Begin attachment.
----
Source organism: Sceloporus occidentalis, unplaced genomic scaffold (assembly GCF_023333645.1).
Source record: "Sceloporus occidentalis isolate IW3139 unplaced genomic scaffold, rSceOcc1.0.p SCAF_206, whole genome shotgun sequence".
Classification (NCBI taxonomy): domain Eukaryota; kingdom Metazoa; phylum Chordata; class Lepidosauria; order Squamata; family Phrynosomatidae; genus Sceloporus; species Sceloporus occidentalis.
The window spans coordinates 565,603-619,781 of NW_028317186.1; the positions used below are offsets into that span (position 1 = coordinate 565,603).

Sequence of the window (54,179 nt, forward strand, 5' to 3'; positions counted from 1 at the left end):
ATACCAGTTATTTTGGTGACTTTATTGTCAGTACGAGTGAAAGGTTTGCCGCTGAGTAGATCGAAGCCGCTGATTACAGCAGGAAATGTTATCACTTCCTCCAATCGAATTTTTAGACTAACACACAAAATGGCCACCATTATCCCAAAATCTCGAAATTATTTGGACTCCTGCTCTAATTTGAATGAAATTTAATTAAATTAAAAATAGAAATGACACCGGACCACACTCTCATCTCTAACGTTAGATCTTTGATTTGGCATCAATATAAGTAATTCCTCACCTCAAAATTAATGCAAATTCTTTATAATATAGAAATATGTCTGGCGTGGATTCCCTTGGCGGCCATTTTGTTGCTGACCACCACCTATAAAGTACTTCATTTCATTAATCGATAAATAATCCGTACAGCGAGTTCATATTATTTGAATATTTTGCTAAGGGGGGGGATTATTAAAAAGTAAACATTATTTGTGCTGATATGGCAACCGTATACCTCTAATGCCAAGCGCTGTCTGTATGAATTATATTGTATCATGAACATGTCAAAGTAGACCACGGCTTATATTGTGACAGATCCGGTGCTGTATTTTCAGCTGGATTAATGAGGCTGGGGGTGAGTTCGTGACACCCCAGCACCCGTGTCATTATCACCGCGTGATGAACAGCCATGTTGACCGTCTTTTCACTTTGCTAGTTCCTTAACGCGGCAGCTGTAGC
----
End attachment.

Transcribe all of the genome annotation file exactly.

Source organism: Sceloporus occidentalis, unplaced genomic scaffold (assembly GCF_023333645.1).
Source record: "Sceloporus occidentalis isolate IW3139 unplaced genomic scaffold, rSceOcc1.0.p SCAF_206, whole genome shotgun sequence".
Classification (NCBI taxonomy): domain Eukaryota; kingdom Metazoa; phylum Chordata; class Lepidosauria; order Squamata; family Phrynosomatidae; genus Sceloporus; species Sceloporus occidentalis.
The window spans coordinates 565,603-619,781 of NW_028317186.1; the positions used below are offsets into that span (position 1 = coordinate 565,603).

Sequence of the window (54,179 nt, forward strand, 5' to 3'; positions counted from 1 at the left end):
ATACCAGTTATTTTGGTGACTTTATTGTCAGTACGAGTGAAAGGTTTGCCGCTGAGTAGATCGAAGCCGCTGATTACAGCAGGAAATGTTATCACTTCCTCCAATCGAATTTTTAGACTAACACACAAAATGGCCACCATTATCCCAAAATCTCGAAATTATTTGGACTCCTGCTCTAATTTGAATGAAATTTAATTAAATTAAAAATAGAAATGACACCGGACCACACTCTCATCTCTAACGTTAGATCTTTGATTTGGCATCAATATAAGTAATTCCTCACCTCAAAATTAATGCAAATTCTTTATAATATAGAAATATGTCTGGCGTGGATTCCCTTGGCGGCCATTTTGTTGCTGACCACCACCTATAAAGTACTTCATTTCATTAATCGATAAATAATCCGTACAGCGAGTTCATATTATTTGAATATTTTGCTAAGGGGGGGGATTATTAAAAAGTAAACATTATTTGTGCTGATATGGCAACCGTATACCTCTAATGCCAAGCGCTGTCTGTATGAATTATATTGTATCATGAACATGTCAAAGTAGACCACGGCTTATATTGTGACAGATCCGGTGCTGTATTTTCAGCTGGATTAATGAGGCTGGGGGTGAGTTCGTGACACCCCAGCACCCGTGTCATTATCACCGCGTGATGAACAGCCATGTTGACCGTCTTTTCACTTTGCTAGTTCCTTAACGCGGCAGCTGTAGC